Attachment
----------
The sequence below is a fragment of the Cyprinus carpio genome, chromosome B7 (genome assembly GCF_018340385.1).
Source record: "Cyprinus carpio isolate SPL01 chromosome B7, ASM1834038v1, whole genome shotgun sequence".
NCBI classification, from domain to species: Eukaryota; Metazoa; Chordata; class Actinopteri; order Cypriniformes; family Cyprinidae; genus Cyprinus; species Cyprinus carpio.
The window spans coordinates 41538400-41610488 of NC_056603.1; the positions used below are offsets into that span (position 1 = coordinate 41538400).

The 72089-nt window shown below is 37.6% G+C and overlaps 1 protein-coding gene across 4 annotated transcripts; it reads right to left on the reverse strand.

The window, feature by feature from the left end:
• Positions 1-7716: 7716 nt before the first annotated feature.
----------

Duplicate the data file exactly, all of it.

The sequence below is a fragment of the Cyprinus carpio genome, chromosome B7 (genome assembly GCF_018340385.1).
Source record: "Cyprinus carpio isolate SPL01 chromosome B7, ASM1834038v1, whole genome shotgun sequence".
NCBI classification, from domain to species: Eukaryota; Metazoa; Chordata; class Actinopteri; order Cypriniformes; family Cyprinidae; genus Cyprinus; species Cyprinus carpio.
The window spans coordinates 41538400-41610488 of NC_056603.1; the positions used below are offsets into that span (position 1 = coordinate 41538400).

The 72089-nt window shown below is 37.6% G+C and overlaps 1 protein-coding gene across 4 annotated transcripts; it reads right to left on the reverse strand.

The window, feature by feature from the left end:
• Positions 1-7716: 7716 nt before the first annotated feature.